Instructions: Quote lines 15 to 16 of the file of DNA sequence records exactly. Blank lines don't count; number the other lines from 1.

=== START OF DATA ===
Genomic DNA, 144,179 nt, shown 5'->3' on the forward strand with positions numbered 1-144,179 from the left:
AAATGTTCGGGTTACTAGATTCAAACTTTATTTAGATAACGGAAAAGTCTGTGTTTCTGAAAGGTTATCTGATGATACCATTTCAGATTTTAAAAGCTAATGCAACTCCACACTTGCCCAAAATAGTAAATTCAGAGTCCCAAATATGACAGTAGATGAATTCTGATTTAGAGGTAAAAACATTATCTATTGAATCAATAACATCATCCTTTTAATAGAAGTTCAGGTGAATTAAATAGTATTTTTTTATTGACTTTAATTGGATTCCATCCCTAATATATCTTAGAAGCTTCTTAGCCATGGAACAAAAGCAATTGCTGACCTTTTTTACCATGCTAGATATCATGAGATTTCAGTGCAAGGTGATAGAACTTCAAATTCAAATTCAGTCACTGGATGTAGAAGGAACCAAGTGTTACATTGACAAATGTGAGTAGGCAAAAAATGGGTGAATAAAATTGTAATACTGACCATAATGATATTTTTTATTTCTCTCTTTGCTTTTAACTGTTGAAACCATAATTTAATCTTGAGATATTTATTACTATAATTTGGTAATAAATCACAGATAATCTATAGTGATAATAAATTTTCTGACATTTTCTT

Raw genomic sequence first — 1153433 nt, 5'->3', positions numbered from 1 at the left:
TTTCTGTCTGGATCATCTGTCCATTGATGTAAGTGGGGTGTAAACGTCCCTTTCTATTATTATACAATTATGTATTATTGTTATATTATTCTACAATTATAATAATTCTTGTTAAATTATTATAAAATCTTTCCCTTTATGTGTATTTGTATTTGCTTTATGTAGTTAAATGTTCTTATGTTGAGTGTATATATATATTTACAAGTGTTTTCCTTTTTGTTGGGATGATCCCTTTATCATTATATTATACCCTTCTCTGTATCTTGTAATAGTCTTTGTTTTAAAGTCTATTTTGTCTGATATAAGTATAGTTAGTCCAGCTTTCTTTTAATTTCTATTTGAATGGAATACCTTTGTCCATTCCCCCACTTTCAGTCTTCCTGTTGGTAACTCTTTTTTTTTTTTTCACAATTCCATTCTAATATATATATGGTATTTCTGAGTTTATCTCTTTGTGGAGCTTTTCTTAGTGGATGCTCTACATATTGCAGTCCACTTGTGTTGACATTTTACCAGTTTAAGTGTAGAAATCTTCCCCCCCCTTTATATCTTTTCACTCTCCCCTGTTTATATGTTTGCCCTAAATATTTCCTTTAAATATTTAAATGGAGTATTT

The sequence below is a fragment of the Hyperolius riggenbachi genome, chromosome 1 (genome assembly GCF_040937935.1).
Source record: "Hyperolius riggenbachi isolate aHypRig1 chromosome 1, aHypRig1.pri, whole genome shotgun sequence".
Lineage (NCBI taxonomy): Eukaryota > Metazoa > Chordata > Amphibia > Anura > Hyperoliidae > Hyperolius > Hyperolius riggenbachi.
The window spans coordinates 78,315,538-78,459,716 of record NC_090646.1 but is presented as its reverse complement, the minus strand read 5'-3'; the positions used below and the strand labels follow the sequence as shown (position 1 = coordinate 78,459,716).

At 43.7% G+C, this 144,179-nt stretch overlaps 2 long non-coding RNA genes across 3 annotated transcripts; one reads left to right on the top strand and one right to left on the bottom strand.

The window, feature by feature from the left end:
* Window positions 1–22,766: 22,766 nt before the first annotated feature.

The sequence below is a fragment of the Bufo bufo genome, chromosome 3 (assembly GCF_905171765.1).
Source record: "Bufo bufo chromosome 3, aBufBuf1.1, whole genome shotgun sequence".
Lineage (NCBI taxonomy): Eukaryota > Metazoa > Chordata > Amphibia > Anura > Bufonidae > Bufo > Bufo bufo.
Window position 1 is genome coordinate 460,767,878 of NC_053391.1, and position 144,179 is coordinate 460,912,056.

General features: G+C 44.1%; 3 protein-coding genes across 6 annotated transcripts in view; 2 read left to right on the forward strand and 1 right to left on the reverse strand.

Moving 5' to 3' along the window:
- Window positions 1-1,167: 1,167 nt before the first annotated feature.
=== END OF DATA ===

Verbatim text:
Window position 1 is genome coordinate 460,767,878 of NC_053391.1, and position 144,179 is coordinate 460,912,056.

General features: G+C 44.1%; 3 protein-coding genes across 6 annotated transcripts in view; 2 read left to right on the forward strand and 1 right to left on the reverse strand.